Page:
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Discussion Starter · #1 ·
I just got my drop checker. Am hoping for the best, with many questions to follow, I'm sure.

Just to offer an idea of an approximate place to start with the
distilled water+baking soda amounts. I used the generous side of 2.5 qts.distilled water with 1/32 tsp. (smidgen measuring spoon) of baking soda. AP test kit turned yellow at 4 drops.

This is new to me and I may have made some mistake. But I think this is a good place to start.

Just thought I'd share.
 

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Quoting from one of my posts at APC:
This works because a sealed container of air in contact with water will reach an equillibrium amount of CO2 that is at least proportional to the ppm of CO2 in the water. So, two containers with their water in contact with the same sealed container of air will reach the same ppm of CO2. The "drop checker" has distilled or DI water in it, with a known KH obtained with bicarbonate only - no other source of alkalinity, and no source of acidity. That makes the equation that is behind the pH/KH/CO2 table work correctly (see Chuck Gadd's website). So, if we can measure the pH of that little bit of water in the "drop checker", and we can, by using a pH indicator solution, we can accurately calculate how much CO2 is in that container of water, which will be the same as is in the tank water, since they are connected with a sealed air column. At KH=4, and 30 ppm of CO2, the pH will be 6.6 which turns the bromothymol blue indicator, used in almost all pH kits, green. So, green means you have the right amount of CO2 in the water, and yellow green means you have too much, while blue green means you have too little.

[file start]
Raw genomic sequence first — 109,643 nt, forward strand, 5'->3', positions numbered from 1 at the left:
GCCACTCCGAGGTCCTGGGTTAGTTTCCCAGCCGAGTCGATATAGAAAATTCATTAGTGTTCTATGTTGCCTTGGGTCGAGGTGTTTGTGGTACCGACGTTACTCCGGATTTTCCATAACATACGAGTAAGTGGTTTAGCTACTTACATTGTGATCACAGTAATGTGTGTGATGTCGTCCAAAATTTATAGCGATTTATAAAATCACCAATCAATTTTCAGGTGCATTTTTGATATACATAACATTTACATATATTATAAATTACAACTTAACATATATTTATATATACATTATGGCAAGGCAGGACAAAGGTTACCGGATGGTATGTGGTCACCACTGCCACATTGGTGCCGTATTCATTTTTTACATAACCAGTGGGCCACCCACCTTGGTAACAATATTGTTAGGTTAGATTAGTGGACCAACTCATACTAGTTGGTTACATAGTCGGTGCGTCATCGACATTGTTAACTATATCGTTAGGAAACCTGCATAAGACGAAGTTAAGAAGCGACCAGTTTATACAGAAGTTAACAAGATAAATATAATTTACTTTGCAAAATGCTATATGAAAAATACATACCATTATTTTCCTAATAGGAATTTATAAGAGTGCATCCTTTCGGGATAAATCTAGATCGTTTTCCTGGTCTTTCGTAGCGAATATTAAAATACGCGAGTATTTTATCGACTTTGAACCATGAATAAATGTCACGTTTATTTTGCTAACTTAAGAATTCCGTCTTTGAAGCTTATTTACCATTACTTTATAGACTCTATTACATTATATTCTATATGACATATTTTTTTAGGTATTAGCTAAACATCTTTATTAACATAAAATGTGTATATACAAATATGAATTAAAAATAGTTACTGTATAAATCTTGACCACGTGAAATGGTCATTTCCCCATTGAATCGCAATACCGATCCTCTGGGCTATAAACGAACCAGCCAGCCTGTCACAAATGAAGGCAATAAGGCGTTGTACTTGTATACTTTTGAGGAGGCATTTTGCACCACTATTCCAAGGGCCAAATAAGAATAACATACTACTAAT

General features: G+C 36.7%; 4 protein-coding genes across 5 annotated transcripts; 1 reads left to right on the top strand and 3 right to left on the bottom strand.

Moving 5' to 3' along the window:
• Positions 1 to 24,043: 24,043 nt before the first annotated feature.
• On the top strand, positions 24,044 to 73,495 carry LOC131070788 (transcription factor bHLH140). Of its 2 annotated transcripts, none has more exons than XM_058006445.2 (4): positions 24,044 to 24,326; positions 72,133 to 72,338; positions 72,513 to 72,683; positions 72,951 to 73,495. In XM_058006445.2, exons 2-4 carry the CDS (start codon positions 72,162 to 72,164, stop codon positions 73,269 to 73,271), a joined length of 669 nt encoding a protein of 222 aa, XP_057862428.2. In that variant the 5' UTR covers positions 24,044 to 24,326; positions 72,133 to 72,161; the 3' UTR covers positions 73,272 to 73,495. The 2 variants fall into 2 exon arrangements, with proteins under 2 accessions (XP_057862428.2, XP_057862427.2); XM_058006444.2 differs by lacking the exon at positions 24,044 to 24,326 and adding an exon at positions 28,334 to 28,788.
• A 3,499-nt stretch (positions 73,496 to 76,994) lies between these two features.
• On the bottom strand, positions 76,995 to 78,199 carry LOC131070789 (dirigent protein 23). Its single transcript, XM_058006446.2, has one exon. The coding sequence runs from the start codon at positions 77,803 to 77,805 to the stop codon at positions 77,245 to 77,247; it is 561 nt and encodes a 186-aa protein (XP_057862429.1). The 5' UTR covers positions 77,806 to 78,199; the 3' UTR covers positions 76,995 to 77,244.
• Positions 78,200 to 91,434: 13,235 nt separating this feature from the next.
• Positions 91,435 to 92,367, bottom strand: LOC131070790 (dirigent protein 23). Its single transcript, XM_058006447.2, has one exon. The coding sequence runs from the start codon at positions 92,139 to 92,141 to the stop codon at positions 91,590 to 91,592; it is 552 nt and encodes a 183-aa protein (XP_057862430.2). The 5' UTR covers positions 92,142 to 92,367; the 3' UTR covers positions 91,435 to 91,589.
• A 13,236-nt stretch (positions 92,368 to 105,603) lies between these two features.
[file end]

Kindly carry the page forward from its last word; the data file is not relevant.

There is no way for the indicator solution to migrate to the tank water, since there is an air gap separating it from the tank water. If it did get into the tank water, it would be about 4-8 drops of a 4% sodium hydroxide in water solution with a little bit of bromothymol blue dye in it. It wouldn't be desirable to have it mixed into the tank, but I doubt it harming anything if it were mixed in.

So, to use this:
First, get some distilled water from the grocery store.
Using clean glass container, pour about a cup of that water into the container.
Next, add a very small amount of bicarbonate of soda - baking soda - Arm and Hammer soda, etc. to the water and stir it up with a very clean stirrer.
Test the KH of that water with your test kit.
Most likely it will be a higher than 4 KH. So, add some more distilled water and repeat the test. (If the first KH comes out to 8 degrees KH, double the amount of water. If it is 6 degrees of KH, add 50% more water, etc.)
When you get close to 4 degrees KH, repeat the test using twice as big a water sample in the vial as the kit calls for, then count each drop of KH reagent as being half the degrees of KH that the kit normally says - for AP test kit, that makes each drop equal to .5 degrees KH. I found I can get very near "exactly" 4 degrees KH by doing this carefully.
Use a syringe to squirt some of this 4 degrees KH water into the bulb of the "drop checker". Fill the bulb about 2/3 full of the water.
Add a few drops of your pH test reagent - use enough to get a strong blue color, but not so much that the water becomes opaque with the blue dye.
Use the suction cup on the "drop checker" to suspend the device two or three inches below the tank water surface, with the "horn" of the "drop checker" pointing down so it traps air in the horn.

After a couple of hours or so the color of the "drop checker" fluid will be at about the equillibrium color, and that should be green if you have 30 ppm of CO2 in the water. If the color is yellow, you have at least 70 ppm of CO2 (and your fish are in serious trouble!). If it is blue, you have about 10 ppm of CO2, which is not nearly enough.

Here are some sources: eBay Store - T 1Brian-Aquarium Plants Supplies: CO2 Diffuser, Miscellaneous, Shrimp Snails
eBay: CO2 Indicator Red Sea Real Time CO2 Monitor (item 300036152370 end time Jan-05-07 07:52:09 PST)
Aquarium Supply Store
 
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